Strategies for Neoadjuvant NSCLC Treatment

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In season 4, episode 13 of Targeted Talks, Benny Weskler, MBA, MD, FACS, FACCP, discusses neoadjuvant therapy for patients with non–small cell lung cancer.

In season 4, episode 13 of Targeted Talks, Benny Weskler, MBA, MD, FACS, FACCP, professor of cardiothoracic surgery, Drexel University College of Medicine, as well as the system chief of thoracic surgery, Allegheny Health Network, and chief of the Division of Thoracic Surgery at the Department of Cardiothoracic Surgery at Allegheny General Hospital, discusses neoadjuvant therapy for patients with non–small cell lung cancer.

According to Wexler, there is a role for all modalities in the treatment of NSCLC. However, timing of treatment plays an important role in patient outcomes. He explains that neoadjuvant systemic therapy is intended to give patients the best chance before their blood supply is impacted by surgery. Whether patients receive preoperative chemotherapy, radiation, or chemoradiation is dependent upon their disease stage and other factors. But, at AHN, use of radiation neoadjuvantly is reserved for special cases.

Research published in recent years has shown that there is no difference in outcomes between patients with NSCLC treated with neoadjuvant chemotherapy followed by surgery or neoadjuvant chemoradiation plus surgery, according to Weskler. Further, results from the PACIFIC study (NCT02125461), showed improvement in disease-free and overall survival when immunotherapy followed by chemoradiation. He says, this provided proof-of-concept for the use of immunotherapy in the neoadjuvant setting.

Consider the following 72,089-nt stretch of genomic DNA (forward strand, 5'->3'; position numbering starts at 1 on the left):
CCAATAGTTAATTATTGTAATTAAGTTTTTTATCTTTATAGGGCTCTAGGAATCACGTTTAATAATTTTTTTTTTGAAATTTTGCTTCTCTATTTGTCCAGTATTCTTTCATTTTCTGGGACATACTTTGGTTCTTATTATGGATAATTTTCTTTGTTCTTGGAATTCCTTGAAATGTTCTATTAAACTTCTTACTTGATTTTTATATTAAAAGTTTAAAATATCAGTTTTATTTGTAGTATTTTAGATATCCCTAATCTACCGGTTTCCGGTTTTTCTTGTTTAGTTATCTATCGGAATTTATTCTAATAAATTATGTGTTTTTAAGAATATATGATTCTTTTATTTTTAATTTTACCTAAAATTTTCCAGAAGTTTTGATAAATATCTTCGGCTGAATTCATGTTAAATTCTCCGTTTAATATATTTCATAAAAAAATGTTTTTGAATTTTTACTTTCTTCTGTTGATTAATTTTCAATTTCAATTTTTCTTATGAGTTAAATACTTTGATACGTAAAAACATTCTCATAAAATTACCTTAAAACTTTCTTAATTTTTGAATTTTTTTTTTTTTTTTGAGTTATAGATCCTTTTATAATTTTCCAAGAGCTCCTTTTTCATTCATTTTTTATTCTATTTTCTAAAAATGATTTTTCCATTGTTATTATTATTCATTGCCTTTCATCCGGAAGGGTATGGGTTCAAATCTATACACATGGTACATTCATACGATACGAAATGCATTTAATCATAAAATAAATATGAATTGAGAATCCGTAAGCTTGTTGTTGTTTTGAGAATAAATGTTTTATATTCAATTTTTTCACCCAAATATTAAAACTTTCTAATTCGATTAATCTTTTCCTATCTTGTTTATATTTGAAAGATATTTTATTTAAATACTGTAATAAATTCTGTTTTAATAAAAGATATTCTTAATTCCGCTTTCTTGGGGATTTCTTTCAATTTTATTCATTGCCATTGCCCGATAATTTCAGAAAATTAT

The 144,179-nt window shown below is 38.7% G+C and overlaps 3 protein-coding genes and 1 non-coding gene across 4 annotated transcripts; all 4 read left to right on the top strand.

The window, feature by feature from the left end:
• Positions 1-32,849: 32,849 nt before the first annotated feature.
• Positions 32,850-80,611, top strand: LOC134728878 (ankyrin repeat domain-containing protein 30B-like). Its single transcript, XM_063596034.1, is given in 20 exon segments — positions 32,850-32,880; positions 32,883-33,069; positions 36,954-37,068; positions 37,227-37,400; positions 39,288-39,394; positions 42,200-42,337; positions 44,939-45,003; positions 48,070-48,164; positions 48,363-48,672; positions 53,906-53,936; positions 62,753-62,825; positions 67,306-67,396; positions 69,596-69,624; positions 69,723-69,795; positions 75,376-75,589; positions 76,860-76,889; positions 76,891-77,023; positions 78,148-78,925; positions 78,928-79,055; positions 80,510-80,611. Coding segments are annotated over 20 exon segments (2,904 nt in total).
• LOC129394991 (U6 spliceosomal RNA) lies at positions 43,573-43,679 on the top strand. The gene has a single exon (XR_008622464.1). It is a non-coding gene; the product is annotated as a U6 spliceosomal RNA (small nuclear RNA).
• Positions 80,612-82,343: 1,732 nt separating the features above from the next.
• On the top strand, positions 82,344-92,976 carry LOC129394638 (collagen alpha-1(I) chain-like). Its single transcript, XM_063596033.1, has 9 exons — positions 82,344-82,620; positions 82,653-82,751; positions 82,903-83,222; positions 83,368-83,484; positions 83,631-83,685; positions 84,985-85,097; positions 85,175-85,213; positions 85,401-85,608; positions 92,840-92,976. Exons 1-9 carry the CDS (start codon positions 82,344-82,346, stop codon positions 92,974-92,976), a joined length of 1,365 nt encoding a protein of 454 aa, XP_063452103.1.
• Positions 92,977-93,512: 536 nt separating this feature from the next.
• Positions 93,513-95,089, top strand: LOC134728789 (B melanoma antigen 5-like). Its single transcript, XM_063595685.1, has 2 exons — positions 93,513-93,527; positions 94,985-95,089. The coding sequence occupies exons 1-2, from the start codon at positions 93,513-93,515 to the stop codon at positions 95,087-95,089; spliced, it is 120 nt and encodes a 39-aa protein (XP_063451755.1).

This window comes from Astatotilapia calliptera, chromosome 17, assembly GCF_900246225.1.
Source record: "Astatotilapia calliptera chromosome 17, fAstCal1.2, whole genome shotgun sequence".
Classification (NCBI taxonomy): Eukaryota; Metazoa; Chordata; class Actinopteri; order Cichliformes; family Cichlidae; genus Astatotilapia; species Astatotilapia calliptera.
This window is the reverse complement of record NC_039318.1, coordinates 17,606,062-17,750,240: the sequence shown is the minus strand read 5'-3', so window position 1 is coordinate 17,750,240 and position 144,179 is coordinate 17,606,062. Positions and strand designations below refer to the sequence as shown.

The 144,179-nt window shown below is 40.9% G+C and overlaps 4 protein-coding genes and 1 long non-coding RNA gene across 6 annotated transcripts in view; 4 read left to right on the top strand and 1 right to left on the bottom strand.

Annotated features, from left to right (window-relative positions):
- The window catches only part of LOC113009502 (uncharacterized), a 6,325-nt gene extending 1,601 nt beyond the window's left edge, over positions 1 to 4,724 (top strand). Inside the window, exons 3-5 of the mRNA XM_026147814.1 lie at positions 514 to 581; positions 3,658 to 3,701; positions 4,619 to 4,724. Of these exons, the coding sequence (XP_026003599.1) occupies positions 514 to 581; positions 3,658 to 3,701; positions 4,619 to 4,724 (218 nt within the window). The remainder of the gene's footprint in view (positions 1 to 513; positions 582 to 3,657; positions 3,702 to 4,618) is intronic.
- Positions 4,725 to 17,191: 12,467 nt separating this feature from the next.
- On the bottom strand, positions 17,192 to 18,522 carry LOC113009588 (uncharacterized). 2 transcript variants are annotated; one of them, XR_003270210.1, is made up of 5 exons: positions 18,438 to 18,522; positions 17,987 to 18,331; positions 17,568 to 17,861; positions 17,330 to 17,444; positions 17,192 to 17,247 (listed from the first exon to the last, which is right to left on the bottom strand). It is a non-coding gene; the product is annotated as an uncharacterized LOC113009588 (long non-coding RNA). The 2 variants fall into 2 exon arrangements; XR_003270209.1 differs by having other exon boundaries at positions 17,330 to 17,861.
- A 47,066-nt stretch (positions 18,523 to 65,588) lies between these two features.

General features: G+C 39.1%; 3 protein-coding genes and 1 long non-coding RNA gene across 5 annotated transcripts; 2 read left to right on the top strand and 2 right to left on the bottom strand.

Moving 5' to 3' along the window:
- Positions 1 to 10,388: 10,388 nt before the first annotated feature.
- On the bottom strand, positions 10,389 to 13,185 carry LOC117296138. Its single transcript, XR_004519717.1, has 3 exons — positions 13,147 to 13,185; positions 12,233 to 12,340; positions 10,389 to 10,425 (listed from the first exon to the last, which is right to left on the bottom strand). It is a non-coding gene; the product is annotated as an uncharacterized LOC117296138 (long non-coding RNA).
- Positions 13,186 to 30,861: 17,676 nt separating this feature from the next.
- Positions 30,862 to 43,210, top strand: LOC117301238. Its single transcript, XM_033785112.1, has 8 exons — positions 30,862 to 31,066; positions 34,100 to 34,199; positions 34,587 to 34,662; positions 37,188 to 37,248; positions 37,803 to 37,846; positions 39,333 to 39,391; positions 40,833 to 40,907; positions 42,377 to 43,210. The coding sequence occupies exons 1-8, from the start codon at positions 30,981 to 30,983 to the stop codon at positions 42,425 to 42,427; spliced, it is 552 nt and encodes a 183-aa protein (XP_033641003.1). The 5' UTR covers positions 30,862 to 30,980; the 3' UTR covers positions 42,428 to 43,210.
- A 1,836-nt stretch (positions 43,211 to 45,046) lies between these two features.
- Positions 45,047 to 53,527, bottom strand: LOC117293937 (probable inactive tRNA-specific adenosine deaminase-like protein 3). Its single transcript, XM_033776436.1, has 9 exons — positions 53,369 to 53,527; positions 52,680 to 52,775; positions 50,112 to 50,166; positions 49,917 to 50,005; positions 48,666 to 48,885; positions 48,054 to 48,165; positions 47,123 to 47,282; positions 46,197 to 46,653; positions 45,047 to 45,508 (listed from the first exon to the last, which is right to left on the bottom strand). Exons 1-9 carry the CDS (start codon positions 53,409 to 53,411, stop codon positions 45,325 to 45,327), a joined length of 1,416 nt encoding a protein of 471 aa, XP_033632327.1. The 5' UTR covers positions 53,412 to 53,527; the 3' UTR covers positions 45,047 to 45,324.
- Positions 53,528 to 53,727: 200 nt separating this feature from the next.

“I think the PACIFIC trial opened the door for the immunotherapy in the neoadjuvant setting. Truly after many years of not a lot of evolution in that space we started seeing small trials with preoperative immunotherapy in patients with stage 3 disease, says Weskler. “So, those small trials showed that we could operate patients after immunotherapy, but some of them show that there was a little slightly higher conversion rate to open surgery after immunotherapy.”

After neoadjuvant immune checkpoint inhibitors with chemotherapy or chemoradiation, the next best strategy for improving patient outcomes is the use of minimally invasive surgery. Further, some experts are now taking a trimodal approach to NSCLC treatment, which has been hypothesized to improve outcomes further.

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